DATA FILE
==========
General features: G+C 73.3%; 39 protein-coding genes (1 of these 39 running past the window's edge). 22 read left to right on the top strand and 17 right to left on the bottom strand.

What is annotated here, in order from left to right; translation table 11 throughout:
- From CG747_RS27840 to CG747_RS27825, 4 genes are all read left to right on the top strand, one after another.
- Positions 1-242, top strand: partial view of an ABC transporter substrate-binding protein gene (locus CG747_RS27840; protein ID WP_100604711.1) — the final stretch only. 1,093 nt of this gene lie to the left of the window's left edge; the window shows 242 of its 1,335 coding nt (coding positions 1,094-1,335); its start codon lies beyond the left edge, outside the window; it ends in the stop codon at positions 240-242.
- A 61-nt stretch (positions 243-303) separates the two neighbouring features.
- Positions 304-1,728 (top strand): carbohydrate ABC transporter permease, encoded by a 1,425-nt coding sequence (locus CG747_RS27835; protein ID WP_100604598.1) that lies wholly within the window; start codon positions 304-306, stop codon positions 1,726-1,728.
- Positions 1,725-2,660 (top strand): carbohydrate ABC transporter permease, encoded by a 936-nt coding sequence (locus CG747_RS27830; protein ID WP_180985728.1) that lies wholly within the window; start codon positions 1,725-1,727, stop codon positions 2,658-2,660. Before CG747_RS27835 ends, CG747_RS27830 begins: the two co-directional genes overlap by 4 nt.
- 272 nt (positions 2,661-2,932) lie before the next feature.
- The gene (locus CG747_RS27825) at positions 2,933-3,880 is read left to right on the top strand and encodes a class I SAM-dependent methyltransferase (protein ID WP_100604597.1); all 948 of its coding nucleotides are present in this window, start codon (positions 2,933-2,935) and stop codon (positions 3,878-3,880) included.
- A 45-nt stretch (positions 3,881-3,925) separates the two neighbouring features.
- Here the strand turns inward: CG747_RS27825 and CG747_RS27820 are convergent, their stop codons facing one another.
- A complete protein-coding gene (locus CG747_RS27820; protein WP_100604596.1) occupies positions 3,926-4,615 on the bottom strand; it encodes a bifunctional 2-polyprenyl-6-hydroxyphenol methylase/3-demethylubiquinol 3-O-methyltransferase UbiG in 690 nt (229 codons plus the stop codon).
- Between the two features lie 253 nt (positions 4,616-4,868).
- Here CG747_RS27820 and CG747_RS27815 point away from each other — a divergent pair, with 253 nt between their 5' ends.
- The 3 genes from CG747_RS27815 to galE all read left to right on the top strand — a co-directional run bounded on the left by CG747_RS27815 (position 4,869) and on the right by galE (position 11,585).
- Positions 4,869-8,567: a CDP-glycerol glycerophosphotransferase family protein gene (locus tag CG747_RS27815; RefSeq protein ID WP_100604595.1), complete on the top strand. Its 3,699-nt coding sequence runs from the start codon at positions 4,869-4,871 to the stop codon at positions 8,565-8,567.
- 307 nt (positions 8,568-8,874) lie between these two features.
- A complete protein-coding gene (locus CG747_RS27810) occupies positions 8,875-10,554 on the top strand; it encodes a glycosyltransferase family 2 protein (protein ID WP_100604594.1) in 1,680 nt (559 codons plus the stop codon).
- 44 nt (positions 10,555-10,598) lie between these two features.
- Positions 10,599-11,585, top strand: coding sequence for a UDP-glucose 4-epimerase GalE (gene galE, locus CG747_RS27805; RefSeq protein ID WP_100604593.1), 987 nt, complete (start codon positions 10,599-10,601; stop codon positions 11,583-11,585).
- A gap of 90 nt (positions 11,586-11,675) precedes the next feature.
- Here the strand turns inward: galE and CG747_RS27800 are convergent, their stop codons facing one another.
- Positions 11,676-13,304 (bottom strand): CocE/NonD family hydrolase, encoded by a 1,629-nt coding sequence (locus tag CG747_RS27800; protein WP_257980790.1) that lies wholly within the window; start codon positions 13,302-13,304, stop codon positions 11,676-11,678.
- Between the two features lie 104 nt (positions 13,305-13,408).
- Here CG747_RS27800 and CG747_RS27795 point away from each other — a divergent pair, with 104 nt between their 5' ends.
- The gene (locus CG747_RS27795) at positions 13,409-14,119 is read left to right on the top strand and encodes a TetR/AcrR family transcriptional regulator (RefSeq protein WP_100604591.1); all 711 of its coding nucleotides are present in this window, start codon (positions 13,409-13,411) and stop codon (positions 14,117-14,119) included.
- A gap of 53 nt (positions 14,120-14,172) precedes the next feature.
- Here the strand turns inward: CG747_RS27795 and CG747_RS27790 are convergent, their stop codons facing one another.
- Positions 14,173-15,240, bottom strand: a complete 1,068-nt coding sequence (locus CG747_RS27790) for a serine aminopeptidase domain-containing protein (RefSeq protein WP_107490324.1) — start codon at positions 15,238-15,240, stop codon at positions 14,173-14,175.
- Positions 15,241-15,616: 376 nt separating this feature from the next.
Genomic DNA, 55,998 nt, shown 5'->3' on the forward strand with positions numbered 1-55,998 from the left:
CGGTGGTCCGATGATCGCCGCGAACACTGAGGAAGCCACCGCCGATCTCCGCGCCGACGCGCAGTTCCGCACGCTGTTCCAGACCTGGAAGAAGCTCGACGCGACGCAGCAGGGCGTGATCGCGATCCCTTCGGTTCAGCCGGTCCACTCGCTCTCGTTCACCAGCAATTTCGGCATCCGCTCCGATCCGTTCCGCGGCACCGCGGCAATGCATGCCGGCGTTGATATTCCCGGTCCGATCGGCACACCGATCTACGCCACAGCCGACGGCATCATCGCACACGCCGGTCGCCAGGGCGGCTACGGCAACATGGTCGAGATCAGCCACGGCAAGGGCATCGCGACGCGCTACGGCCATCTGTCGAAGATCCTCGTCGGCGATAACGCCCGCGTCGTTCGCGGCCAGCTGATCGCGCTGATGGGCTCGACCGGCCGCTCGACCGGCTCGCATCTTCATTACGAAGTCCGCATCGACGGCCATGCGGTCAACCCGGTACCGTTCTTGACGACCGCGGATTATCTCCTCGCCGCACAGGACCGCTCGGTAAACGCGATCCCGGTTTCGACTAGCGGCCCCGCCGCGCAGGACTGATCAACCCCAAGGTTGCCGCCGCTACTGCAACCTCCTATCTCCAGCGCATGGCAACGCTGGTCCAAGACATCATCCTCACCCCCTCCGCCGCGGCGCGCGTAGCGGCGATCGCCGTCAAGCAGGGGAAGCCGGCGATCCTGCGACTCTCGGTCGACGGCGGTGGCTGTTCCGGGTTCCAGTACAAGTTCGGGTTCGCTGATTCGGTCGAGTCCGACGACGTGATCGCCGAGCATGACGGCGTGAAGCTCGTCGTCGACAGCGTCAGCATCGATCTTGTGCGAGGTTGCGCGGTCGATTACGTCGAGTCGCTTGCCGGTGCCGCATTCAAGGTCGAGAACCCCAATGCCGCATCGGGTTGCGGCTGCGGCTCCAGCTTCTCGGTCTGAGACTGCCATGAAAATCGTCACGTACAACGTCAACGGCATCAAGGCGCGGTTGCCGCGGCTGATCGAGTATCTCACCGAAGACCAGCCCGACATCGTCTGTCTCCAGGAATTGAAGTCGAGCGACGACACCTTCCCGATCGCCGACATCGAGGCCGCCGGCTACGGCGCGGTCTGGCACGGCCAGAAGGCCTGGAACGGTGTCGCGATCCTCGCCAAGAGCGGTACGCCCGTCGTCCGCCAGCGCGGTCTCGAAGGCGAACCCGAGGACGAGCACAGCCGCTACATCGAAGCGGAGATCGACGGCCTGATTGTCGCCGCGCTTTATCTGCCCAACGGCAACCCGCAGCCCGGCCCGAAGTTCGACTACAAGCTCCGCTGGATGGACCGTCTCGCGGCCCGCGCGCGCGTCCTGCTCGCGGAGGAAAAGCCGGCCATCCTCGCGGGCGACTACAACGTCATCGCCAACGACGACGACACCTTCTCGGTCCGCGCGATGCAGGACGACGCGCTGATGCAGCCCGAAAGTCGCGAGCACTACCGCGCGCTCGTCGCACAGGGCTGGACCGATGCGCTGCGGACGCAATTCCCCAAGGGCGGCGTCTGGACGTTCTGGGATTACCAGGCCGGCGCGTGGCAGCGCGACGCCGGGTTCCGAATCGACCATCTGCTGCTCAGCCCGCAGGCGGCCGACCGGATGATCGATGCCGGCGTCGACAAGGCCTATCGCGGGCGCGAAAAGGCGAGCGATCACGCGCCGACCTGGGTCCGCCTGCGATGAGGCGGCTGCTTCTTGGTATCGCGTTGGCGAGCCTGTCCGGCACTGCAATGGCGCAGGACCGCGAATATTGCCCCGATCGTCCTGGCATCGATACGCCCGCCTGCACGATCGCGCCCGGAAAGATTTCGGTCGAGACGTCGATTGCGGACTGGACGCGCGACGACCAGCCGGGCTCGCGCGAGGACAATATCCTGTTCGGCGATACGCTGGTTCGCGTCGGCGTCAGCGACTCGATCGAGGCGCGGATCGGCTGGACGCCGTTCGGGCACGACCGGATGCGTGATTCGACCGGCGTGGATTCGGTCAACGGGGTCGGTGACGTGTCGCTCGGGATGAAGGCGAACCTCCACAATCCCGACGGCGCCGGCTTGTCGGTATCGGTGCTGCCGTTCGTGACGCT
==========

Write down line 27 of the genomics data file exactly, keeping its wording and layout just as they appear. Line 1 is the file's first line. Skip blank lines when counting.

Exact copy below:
- A gap of 53 nt (positions 14,120-14,172) precedes the next feature.